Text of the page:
Add enough oil to barely coat the bottom of a medium saucepan.  Warm it on medium-low heat until the oil shimmers.  Add the onion and cook for 1 minute.  Add the carrots and celery and cook until the vegetables have softened (7-10 minutes).  Add the garlic, stir, and cook for 1-2 minutes or until garlic has softened.  Add the sausage pieces (if using) and cook until they begin to look cooked (no need to cook through, but you want to give them a little color; about 5-7 minutes); if you’re not using sausage, just cook your aromatics for another few minutes before adding tomatoes.  Add your tomatoes and let cook for 5-7 minutes or until they’re softened.  Add the beans and parsley, plus a little black pepper, and enough white wine to barely cover the beans.  Stir everything together and add a bay leaf.  Cook for 15-20 minutes uncovered on medium-low heat.  The beans should simmer but not boil, and most of the liquid will evaporate.  If you let your beans boil too hard they can explode and the beauty of this dish is that the beans are perfectly cooked at the end; most of them should still be toothsome, like al dente pasta.  Once most of the liquid has evaporated, turn off the heat, remove the bay leaf, and taste.  Add salt and pepper to taste, and stir in chopped basil.  Serve immediately or refrigerate overnight (because like a good sauce they’re better the next day!).

It may not look like much, but this is a bowl of beany goodness!

Avocado Ice Cream

7 May

We had a ton of avocados from our last CSA box (the next one comes in just three days – hooray!), so we decided to try something completely new. 

 The owner of our favorite ice cream shop (Mariposa Ice Cream in Normal Heights – seriously, if you haven’t been here, you need to!) said a while ago that he’d made avocado ice cream in years past.  Unfortunately the price of avocados had been too high for him to do so recently.  But we had them…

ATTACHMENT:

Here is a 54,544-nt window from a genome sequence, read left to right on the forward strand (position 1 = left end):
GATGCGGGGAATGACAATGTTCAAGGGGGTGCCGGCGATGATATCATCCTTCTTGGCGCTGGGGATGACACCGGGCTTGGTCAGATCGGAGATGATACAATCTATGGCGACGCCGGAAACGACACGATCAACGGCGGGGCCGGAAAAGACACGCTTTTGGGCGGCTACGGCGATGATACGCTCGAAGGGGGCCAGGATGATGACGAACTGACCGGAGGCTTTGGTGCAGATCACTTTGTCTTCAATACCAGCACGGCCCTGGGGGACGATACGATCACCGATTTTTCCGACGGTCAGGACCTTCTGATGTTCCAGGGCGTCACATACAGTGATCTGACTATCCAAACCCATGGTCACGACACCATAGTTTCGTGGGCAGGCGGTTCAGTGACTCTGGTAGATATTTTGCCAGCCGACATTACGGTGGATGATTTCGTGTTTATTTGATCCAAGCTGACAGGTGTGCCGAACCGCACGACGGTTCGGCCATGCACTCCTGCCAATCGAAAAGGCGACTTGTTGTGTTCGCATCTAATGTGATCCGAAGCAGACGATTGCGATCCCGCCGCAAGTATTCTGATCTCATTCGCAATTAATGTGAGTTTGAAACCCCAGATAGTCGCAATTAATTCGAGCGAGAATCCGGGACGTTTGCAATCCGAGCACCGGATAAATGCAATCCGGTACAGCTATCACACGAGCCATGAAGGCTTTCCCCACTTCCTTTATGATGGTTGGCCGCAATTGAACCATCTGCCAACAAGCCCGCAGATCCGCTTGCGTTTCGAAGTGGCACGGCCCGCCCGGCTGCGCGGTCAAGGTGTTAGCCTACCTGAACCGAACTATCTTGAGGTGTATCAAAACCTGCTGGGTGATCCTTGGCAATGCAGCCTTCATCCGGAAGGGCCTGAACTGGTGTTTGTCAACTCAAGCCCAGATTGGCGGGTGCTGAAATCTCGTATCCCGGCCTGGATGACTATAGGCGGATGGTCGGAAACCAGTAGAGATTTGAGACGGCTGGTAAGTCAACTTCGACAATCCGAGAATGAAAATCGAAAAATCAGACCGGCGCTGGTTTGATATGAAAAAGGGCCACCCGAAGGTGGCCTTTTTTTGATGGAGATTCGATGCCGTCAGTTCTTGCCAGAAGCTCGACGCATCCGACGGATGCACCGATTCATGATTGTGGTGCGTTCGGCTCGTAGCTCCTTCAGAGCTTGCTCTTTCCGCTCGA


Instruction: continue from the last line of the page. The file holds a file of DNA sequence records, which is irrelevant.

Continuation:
And my parents dug out their (once-used) ice cream maker and gave it to me.

So we had to make avocado ice cream.  We just had to try it.

Overall I trust most recipes from Food Network’s Alton Brown, so we decided to use his (from the Food Network website):

  • 12 ounces avocado meat, approximately 3 small to medium
  • 1 tablespoon freshly squeezed lemon juice
  • 1 1/2 cups whole milk
  • 1/2 cup sugar
  • 1 cup heavy cream
  • Basically you puree the avocados with the other ingredients and then dump it all in your ice cream maker.  Give it a half hour to spin around and then pop it in the freezer for 6 hours.  No one said it was easy!

    But it was pretty tasty.  It tasted better when it was totally frozen (as opposed to just churned).  It was definitely an avocado-flavored ice cream, so it was a little strange.  But tasty and not super sweet.  I will say I probably didn’t churn it enough – it was a little icy – but it was definitely worth trying!

    Strawberry Balsamic Muffins

    3 May

    Sooo… I happened to get a great deal on a box of strawberries yesterday at the Farmer’s Market.  Unfortunately one whole basket (out of the three) was on it’s last legs – several of the berries had mushy spots and a few at the bottom had molded.  2/3 of the berries were fabulous right out of the basket, but once I picked through (and tossed the moldy ones too!), I had this whole basket of just-too-ripe berries.  Well, what’s a girl to do but bake?